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MOBI-KIDS-Risk of brain cancer from exposure to radiofrequency fields in childhood and adolescence

After leukaemia, brain tumours are the second most common cancer type in young people under 25 years of age. Little is known about what increases the risk of brain tumours. Risk factors include exposure to ionizing radiation, family history of brain tumours, and some rare medical conditions. Exposure to chemicals and to electromagnetic fields may also be associated with the risk of brain tumours, although this is still uncertain. Recent years have seen a dramatic increase in the use of communication technologies, particularly among young people, and there is growing concern about their potential health effects.

An important limitation of the studies of brain tumours in young people to date has been the limited number of children and adolescents included. Although the frequency of brain tumours has tended to increase in young people over recent decades, it is fortunately still a rare disease. Therefore, international studies are needed to better understand the effects of environmental factors on the risk of this disease.

The overall objective of the MOBI-KIDS project is to assess the potential link between the risk of brain tumors and environmental risk factors, including use of communication devices.


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Caractérisation de l’exposition aux radiofréquences (RF) induite par les ouveaux usages et les nouvelles technologies des systèmes de communications mobiles (CREST)

In the 1990’s, mobile phones were mainly used close to the head for voice calls. Much work has gone into characterising this kind of exposure. New technologies and devices, however, have lead to a rapid evaluation of uses, with phones, tablets, portable computers and other devices being used to surf the internet, download data and send text and video messages. At the same time, new types of networks (Wifi, LTE) and network configurations (Femtocell) are rapidly being developed, leading to different RF exposure distributions in the population. We have little information, currently, concerning the patterns of use of mobile communication devices and technologies in the population or their impact on personal RF exposures. This is an important limitation for exposure assessment in epidemiological studies and for the assessment of the potential health impact of RF in the general population. The main objective of CREST, therefore, is to characterize RF exposure from new mobile sources (including smartphones, tablets, laptops) in the general population as a function of technology and new uses related to these technologies. In order to achieve this objective, we have several operative objectives:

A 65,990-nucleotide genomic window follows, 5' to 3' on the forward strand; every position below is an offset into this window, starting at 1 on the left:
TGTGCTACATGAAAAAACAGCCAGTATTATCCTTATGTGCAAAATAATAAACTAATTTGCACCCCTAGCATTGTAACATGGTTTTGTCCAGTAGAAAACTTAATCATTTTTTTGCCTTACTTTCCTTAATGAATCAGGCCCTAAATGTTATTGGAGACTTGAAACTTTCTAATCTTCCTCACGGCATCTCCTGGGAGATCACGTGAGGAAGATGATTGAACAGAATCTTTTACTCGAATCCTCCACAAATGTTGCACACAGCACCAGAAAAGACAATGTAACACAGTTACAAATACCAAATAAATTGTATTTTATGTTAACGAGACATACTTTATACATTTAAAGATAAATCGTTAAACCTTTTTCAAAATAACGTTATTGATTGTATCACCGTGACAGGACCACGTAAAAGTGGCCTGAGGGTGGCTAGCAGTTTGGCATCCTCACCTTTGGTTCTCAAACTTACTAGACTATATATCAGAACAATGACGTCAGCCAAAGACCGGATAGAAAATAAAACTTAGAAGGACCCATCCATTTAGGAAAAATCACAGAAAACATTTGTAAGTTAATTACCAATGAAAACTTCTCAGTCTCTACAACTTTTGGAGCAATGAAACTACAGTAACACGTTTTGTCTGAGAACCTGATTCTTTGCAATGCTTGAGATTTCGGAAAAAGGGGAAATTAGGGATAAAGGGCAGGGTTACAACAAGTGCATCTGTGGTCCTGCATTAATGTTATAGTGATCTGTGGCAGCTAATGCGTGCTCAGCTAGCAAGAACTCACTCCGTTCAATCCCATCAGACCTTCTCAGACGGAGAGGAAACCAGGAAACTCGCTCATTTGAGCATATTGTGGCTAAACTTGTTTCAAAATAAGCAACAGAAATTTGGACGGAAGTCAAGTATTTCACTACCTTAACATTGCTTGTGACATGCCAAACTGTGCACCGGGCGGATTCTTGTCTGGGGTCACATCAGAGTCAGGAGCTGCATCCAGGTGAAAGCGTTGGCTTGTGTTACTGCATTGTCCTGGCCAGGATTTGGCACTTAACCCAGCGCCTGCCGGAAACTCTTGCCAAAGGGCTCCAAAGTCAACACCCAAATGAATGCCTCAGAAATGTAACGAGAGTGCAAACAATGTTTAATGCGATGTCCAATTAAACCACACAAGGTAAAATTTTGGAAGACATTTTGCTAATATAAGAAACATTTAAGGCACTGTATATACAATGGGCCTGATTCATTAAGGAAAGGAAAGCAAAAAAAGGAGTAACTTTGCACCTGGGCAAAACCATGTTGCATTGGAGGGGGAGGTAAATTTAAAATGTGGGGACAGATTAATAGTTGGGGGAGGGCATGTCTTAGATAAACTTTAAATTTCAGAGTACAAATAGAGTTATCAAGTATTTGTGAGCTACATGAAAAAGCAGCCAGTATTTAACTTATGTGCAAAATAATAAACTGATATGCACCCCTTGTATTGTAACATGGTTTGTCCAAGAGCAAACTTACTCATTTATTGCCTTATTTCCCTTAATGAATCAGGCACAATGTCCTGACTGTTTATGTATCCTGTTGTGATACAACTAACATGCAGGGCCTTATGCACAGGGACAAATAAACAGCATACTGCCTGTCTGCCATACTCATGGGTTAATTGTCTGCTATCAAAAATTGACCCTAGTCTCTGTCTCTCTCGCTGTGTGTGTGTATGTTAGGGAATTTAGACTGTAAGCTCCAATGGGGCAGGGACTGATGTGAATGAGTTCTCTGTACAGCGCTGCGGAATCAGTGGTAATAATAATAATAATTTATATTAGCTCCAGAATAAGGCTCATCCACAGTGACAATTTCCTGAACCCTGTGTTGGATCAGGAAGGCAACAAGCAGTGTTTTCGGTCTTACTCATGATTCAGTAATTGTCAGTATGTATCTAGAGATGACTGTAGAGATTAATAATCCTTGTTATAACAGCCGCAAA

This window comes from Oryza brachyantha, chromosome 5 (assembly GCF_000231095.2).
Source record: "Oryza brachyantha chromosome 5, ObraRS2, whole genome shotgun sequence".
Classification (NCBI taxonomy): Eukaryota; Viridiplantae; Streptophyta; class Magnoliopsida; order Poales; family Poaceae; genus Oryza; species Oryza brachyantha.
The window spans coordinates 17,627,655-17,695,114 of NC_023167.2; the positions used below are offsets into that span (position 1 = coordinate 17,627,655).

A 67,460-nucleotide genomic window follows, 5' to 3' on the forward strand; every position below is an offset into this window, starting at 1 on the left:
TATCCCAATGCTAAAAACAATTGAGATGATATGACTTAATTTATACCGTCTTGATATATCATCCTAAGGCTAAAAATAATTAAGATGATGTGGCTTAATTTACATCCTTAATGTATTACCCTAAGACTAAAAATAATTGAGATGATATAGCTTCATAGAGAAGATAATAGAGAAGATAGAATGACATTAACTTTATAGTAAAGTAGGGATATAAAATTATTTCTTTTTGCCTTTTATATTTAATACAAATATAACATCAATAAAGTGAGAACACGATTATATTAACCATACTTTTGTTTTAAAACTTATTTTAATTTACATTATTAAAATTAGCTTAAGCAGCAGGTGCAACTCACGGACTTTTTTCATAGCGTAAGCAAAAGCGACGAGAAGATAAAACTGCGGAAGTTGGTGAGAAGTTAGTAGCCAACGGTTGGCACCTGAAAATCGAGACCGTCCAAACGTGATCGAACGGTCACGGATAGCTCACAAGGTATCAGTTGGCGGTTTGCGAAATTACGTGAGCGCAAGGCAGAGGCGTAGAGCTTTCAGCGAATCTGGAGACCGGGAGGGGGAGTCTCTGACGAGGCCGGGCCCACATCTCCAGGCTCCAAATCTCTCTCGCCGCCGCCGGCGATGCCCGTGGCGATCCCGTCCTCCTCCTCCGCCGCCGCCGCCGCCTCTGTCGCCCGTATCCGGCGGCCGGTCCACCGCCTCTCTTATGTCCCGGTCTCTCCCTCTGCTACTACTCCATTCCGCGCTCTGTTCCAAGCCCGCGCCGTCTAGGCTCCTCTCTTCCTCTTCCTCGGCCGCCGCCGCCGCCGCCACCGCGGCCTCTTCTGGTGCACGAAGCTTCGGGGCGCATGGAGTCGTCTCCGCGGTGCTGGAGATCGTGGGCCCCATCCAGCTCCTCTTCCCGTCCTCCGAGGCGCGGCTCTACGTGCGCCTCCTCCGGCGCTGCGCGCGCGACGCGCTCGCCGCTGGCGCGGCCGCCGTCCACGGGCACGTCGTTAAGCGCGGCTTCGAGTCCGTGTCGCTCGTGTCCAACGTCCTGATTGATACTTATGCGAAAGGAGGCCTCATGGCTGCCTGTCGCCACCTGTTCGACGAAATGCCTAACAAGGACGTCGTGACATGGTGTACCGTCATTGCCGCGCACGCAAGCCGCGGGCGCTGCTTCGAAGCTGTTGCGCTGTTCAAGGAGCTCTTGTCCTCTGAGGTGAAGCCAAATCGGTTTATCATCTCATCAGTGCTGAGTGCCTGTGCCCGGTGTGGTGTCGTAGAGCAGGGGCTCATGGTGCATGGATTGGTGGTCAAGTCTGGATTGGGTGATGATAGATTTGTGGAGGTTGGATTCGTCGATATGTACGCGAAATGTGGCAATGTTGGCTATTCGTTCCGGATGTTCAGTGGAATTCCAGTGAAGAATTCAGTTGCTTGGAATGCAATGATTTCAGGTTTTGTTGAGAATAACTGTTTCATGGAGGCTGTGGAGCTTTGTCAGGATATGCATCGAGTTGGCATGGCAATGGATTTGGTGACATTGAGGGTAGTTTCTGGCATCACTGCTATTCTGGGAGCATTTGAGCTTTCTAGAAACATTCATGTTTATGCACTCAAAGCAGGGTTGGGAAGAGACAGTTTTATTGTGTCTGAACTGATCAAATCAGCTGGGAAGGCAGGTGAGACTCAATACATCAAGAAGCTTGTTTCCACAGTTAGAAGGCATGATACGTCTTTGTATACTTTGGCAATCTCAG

1. The conduct of a general population survey (based on a questionnaire and an APP on smartphones) to characterise typical uses (surfing, voice calls, data download, text messages, etc.) in different contexts (home, work, school, transport, etc.) and positions (device close to the head, on the lap, etc.);

2. The evaluation of power emitted by different mobile sources, based on existing measurements and tools (mobile test system (TEMS)), for different uses (voice call – on standard networks or VoIP), close to the head or using loud-speaker or hands-free kits; data use (3G, LTE, Wifi, Femto cells);

3. The evaluation of exposure related to different uses and positions, based on a compilation of existing dosimetric data and additional measurements for specific configurations. Specific dosimetric studies will be conducted if necessary ;

4. The development of RF exposure matrices for different devices, technologies and uses based on data on typical uses and related exposure derived within the project. These matrices will be an important asset for exposure estimation in the general population and in epidemiological studies.

Work in this project will be carried out by two complementary teams (epidemiologists and engineers) who will collaborate to achieve the project’s objectives. The plan of work will be developed jointly and specific activities conducted in parallel. The work is broken down into 5 complementary Workpackages as follows :

WP1. Characterisation and evaluation of uses in the general population

WP2. Identification and characterisation of networks and systems – existing and foreseen – that can be used for the uses identified in WP1.

WP3. Evaluation of emitted power for the sources identified in WP2

WP4. Evaluation of exposure related to different uses and functions

WP5. Development of appropriate indicators to quantify RF exposure related to new devices, uses and technologies.

The estimated project duration is 36 months.

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